The way forward

News05 Jan 2011Evert-jan Quak

The conference ‘It’s Down2Earth’ on agriculture, food security and climate change (November 2010) aimed to develop a roadmap with concrete actions linking agriculture-related investments, policies and measures with the transition to climate-smart growth. ‘However, nothing new was presented and the conference did not produce anything like a useful roadmap or a serious action plan,’ writes Hans Eenhoorn in his blog. The action plan is just a list of ideas and most of these ideas are not new, or are works in progress. ‘A roadmap needs clear milestones and for each milestone a clear commitment on finance and agreement about who is responsible for the necessary action – including a mandate – to achieve the milestone. Without milestones, no roadmap.’

It was the representative of Sudan who pointed out this severe shortcoming to the conference chair.

Will action now really take place? Alejandro R. Silva from the Ministry of Agriculture, Livestock & Fisheries in Argentina certainly hopes so. But for that to happen, coordinated intergovernmental action to start implementing and up-scaling some of the successful projects and programmes presented during the conference has to be established. ‘In this process farmers play a vital role,’ Silva writes. ‘In the end they manage soil, water, nutrients, crops and animals. No one has more interest in developing a climate-smart agriculture. If they receive the right economic incentives, more food will be produced with a lower impact for the environment.’

As soon as possible, a regional case study should be identified. Silva advises, ‘A project should be designed and implemented to have some results to present during the next conference in 2012. It could have a major demonstrative effect and be the driver for future actions.’ Silva wants a cross-section of nations to provide experts from different fields who can find ways to work together cooperatively and with a defined schedule to achieve results. ‘What is to be lost? The cost of inaction is too high to be neglected,’ he concludes.

Timo Anis, chief specialist of Agri-Environment Bureau Rural Development Department in Estonia, is more optimistic as the roadmap, which was presented by the chair of the conference was defined as a living document that could and should be changed as we move along. ‘It is important that a selection of well-willing countries have a clear overview about the actions and processes which are taking place as we speak. Sharing experiences and best practices is also vital for the developing countries to improve their resistance to climate change’, says Anis.

Eenhoorn is less optimistic as he gives some historic perspective. He refers to the World Conference in Rome of 1974, where the ‘Final declaration on the eradication of Hunger and Malnutrition’ was adopted by all 134 governments represented at the conference. This declaration promised to eliminate hunger by the end of the last century. At the World Food Conference in Rome in1996, a more modest target was introduced: halving hunger by 2015. This target became part of MDG 1, halving poverty and hunger by 2015, in the Millennium Declaration of 2000. The Food crisis of 2007/08 resulted in a flurry of conferences, statements and declarations of which the G-8 statement in 2009 in L’Aguila was notorious in not fulfilling its promises. Thirty billion dollars were promised, but two years later, only a fraction of that has been made available.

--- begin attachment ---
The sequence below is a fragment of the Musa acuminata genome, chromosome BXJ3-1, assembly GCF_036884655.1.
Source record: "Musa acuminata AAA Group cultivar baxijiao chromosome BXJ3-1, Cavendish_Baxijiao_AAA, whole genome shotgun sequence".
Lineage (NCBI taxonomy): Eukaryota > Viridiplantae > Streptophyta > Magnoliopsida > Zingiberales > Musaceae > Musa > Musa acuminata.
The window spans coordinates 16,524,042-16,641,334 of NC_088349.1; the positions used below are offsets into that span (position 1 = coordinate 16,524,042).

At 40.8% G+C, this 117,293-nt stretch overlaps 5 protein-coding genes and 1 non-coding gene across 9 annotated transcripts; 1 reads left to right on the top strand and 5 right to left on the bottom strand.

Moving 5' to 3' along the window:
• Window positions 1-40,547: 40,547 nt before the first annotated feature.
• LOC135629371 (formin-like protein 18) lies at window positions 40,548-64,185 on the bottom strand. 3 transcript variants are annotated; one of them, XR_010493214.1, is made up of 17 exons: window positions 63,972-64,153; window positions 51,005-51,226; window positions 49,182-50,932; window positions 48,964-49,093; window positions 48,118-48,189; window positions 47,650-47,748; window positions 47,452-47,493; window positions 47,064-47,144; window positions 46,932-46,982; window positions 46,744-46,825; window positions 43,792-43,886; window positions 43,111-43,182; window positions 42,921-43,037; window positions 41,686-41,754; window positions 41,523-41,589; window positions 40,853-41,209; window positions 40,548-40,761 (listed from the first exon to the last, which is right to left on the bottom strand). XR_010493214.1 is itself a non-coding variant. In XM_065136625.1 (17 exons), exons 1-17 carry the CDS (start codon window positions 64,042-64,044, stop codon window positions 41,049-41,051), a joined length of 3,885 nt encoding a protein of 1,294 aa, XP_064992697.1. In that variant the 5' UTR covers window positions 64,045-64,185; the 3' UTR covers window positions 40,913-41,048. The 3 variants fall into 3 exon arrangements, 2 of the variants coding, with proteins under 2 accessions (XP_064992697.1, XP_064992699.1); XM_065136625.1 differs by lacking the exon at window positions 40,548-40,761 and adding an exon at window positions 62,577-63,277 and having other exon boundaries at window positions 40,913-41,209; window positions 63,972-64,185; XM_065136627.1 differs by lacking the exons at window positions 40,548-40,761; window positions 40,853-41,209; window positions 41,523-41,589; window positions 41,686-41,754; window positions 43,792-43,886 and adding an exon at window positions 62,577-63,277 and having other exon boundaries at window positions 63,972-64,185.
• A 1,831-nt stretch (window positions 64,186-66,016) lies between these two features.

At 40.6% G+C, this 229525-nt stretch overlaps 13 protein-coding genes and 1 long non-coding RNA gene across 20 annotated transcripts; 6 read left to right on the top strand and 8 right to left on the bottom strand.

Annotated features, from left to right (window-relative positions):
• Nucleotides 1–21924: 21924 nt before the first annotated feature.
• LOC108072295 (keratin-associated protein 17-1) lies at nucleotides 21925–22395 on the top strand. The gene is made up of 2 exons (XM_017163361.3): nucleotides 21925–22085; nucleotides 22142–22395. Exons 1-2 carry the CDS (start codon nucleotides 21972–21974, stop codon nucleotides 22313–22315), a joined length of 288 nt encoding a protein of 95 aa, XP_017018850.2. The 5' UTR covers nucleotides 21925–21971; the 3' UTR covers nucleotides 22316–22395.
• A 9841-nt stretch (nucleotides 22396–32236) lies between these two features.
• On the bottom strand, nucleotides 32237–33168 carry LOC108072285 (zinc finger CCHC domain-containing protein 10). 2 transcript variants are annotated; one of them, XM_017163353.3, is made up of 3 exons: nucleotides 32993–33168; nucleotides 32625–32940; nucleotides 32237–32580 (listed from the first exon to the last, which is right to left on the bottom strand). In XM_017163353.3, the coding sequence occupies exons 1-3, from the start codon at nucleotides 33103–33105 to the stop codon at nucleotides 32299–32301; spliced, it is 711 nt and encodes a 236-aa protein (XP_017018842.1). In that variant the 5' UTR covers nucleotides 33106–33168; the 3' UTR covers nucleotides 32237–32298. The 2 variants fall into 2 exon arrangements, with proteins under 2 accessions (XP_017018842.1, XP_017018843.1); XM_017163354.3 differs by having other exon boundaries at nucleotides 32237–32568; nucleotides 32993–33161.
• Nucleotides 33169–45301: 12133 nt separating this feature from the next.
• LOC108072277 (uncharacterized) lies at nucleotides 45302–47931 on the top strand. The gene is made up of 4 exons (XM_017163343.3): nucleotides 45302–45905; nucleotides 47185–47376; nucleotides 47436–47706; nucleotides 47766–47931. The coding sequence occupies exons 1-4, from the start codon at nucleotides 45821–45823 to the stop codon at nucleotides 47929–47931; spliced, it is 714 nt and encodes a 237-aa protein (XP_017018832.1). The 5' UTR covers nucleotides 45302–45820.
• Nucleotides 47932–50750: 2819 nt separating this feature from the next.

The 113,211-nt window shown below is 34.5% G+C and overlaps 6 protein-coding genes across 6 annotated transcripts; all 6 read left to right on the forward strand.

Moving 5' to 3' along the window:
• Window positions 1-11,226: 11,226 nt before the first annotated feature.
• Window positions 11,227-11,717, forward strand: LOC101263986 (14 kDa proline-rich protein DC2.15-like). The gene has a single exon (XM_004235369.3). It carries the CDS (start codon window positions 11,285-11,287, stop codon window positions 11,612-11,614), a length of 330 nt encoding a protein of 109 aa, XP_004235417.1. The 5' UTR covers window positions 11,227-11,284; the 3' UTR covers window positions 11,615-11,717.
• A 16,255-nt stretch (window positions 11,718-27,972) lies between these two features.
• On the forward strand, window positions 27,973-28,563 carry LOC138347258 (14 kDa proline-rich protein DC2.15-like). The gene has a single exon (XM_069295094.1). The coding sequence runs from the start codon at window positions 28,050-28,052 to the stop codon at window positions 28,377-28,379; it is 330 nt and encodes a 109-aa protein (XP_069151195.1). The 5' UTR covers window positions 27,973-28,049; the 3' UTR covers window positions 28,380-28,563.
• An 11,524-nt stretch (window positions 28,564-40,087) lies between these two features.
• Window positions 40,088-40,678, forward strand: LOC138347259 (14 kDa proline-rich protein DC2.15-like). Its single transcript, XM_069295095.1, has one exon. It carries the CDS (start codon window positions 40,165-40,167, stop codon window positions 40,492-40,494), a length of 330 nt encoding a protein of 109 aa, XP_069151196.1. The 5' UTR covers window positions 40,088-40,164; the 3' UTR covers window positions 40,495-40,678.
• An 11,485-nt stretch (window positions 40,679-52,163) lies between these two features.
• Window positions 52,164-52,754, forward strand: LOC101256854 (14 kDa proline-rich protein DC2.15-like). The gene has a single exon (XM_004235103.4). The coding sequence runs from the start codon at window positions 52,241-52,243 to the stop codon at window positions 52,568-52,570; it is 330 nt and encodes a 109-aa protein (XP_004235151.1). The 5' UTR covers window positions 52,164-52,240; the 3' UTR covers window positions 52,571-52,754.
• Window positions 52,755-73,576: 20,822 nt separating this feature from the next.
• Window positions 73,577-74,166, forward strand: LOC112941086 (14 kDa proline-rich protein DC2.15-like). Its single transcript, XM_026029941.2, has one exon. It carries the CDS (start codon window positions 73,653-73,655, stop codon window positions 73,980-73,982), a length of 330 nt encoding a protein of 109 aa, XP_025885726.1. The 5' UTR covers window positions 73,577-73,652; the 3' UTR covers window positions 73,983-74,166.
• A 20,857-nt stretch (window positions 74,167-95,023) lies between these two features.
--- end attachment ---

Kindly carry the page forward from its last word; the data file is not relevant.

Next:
‘All these conferences had their roadmaps, action plans, goals and broken promises. This conference in The Hague will not be different, unless Governments and in particular African governments admit that they are poorly functioning and neglecting the rights of the poor in their countries. They have to promise, carved in stone, to take immediate remedial action to improve on that,’ Eenhoorn writes.

Richard Ewbank of Christian Aid agrees, and adds, ‘In terms of process, future roadmap-based activities need much greater involvement of developing countries small-scale farmers and herders and their representative organisations – this would greatly increase the value and legitimacy of its recommendations’. Furthermore he emphasizes the need for all donors to increase their ODA for sustainable agriculture to 10% and to prioritize climate-resilient sustainable agriculture in adaptation funding. ‘This Agricultural Adaptation Fund should be set up under the already-operational governance and management of the UNFCCC Adaptation Fund’, he says.

There are no excuses: the world can easily provide the knowledge and the money necessary to solve the problems of food security and climate change. The former Dutch Labour Party (PvdA) member of Parliament, Harm Evert Waalkens (who is also an organic dairy farmer), adds: ‘The time has come to categorize and prioritize all the actions which are mentioned in the roadmap and to link them with the best stakeholders.’

See also

Priorities for the smart-agriculture agenda

It´s Down 2 Earth